- Test GEDCOM file: contains 7 people, 3 marriages (including 1 to a non-existent spouse), 1 adoption, 2 media files, and 2 sources (including one using an FTM template) with two citations each. It contains every available field in FTM, including at least 1 of every kind of note field. I deliberately included two ungrammatical elements to test how other apps handled them: an ALIA tag used for the Also Known As field, and an illegal description on a birth field that also included a date and place (only the letter Y is permitted in this case). The test GEDCOM file is available for inspection upon request (use the comment section below).
- I tested my GEDCOM file using the GigaTrees VGedX GEDCOM Validator, which my independent tests have shown to correctly parse GEDCOM files. (Update 28 Apr 2016: VGedX has been discontinued, so I am now using GED-Inline and the Chronoplex validator. Here are the results of the test:
GEDCOM File Test GEDCOM Import Master.ged GEDCOM Version 5.5.1 GEDCOM Encoding Non-ANSI Product Vendor Ancestry.com Product ID FTM Product Name Family Tree Maker for Mac OS X Product Version 22.2.5 ID reference substitution 143 INDI.ALIA Maximum data length exceeded 250 1 BIRT Probably in Szepes County Maximum data length exceeded 470 1 FILE ~/Documents/Family Tree Maker/Test GEDCOM E... Maximum data length exceeded 475 1 FILE ~/Documents/Family Tree Maker/Test GEDCOM E...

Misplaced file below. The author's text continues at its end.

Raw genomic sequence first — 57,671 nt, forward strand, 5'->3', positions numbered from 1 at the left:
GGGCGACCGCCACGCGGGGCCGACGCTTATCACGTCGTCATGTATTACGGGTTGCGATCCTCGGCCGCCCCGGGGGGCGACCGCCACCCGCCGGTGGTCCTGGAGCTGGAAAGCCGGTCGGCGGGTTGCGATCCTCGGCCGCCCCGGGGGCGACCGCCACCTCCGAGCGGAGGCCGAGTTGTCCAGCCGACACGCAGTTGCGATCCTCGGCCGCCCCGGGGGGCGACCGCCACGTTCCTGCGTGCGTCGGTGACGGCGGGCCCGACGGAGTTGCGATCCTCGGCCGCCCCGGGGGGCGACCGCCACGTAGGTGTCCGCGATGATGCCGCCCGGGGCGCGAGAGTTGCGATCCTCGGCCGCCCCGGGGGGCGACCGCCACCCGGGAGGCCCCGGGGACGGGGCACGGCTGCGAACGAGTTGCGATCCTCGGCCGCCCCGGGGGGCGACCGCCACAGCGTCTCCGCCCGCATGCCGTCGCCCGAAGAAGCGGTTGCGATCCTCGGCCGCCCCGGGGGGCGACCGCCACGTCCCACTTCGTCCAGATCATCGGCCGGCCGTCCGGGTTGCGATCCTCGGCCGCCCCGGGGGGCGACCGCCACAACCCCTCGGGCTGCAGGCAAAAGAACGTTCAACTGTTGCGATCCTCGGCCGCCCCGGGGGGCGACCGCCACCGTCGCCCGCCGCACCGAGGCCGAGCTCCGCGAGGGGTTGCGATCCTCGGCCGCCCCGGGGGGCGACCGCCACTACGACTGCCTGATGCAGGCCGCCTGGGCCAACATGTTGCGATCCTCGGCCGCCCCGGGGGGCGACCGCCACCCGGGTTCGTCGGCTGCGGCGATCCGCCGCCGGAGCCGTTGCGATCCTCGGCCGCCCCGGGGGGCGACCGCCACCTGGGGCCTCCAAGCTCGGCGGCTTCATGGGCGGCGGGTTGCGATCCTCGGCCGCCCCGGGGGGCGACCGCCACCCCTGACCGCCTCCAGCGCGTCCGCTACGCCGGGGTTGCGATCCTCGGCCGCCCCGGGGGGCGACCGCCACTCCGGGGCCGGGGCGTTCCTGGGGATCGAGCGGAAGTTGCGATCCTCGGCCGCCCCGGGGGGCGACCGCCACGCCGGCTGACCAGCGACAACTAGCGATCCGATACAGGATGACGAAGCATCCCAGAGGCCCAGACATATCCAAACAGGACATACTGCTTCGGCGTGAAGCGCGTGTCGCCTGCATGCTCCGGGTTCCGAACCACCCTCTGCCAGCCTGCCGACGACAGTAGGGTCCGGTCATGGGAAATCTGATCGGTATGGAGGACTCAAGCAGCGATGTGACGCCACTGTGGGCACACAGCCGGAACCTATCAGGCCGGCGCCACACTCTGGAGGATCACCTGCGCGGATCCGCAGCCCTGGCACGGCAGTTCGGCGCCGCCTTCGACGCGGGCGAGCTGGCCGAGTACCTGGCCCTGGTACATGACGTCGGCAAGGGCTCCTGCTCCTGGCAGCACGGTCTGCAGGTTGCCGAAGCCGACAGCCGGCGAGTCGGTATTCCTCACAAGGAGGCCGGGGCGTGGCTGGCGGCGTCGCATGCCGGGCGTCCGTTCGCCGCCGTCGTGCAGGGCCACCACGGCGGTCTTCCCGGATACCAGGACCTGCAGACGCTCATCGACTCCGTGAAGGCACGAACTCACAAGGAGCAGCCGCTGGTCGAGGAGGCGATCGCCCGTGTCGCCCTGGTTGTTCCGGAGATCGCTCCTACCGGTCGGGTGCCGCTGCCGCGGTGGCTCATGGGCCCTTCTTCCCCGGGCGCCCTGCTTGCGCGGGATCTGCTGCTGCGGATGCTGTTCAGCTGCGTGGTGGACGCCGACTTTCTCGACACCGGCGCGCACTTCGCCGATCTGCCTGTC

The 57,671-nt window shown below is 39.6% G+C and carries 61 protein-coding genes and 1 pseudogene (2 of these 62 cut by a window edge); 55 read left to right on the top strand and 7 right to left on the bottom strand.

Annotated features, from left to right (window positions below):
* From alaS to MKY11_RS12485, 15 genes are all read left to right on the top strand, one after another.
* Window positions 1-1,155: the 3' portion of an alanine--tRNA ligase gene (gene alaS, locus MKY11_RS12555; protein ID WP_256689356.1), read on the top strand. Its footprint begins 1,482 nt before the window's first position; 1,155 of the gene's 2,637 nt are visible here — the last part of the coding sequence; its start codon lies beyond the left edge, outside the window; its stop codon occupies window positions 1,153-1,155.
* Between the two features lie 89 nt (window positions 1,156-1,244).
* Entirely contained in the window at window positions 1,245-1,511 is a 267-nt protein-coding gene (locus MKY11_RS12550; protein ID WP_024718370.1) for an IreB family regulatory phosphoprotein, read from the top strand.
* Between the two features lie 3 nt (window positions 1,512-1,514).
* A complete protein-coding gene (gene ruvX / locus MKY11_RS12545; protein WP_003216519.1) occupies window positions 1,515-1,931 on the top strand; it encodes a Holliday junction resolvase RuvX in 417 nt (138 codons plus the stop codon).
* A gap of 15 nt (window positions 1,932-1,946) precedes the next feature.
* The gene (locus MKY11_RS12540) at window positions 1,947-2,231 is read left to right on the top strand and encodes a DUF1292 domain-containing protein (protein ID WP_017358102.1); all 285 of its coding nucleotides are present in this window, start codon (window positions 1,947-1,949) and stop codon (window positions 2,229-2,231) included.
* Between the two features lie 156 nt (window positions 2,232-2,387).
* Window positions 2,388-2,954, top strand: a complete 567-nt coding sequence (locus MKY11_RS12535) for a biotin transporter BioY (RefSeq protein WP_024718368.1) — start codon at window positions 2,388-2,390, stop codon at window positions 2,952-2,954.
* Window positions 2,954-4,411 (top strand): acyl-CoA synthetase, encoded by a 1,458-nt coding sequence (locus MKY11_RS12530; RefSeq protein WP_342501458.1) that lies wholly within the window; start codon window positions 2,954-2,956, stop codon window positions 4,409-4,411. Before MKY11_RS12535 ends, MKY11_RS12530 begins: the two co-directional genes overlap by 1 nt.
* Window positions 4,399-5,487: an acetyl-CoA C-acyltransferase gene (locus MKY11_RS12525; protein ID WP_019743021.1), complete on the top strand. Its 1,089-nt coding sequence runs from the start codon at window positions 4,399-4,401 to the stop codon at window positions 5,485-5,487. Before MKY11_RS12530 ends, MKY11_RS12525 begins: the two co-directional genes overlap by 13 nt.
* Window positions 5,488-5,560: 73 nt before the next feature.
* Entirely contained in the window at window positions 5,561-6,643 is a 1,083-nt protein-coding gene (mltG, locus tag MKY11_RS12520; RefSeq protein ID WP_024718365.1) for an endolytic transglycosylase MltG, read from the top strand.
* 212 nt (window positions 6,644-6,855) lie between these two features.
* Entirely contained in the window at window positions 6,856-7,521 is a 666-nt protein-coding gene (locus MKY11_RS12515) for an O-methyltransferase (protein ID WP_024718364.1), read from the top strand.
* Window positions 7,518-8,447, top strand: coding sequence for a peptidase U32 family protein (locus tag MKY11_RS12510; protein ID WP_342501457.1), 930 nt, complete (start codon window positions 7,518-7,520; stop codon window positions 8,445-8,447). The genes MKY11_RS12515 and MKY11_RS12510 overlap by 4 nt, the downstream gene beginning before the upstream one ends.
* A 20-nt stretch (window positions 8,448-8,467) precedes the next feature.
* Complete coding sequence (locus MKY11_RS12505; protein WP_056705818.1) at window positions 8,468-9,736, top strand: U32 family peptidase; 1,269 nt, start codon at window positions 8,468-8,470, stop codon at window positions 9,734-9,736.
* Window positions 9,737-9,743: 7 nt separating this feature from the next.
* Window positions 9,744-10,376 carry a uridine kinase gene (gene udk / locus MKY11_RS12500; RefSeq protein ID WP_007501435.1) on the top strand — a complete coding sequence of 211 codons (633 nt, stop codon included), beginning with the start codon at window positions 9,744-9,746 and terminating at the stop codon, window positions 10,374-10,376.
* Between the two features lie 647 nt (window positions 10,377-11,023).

- I imported the test GEDCOM file into the app I was testing. I used the full version of the app when possible, but failing that used the least-disabled version I could obtain. The version tested is listed before the “Pros” section of the report. In cases where I did not use the full version, app developers may provide me with a license for the full version if they wish.
- Test machines: 2008 MacBook Pro with 6 GB RAM and 1 TB SSD running OS X 10.10 (Yosemite) and 2012 MacBook Pro with 16 GB RAM and 1 TB SSD running OS X 10.11 (El Capitan). Windows apps were tested using either the edition bundled with CrossOver, or I bundled them with the Wine engine myself using WineBottler, or failing that, ran them in Windows 8.1 using Parallels 9 for Mac.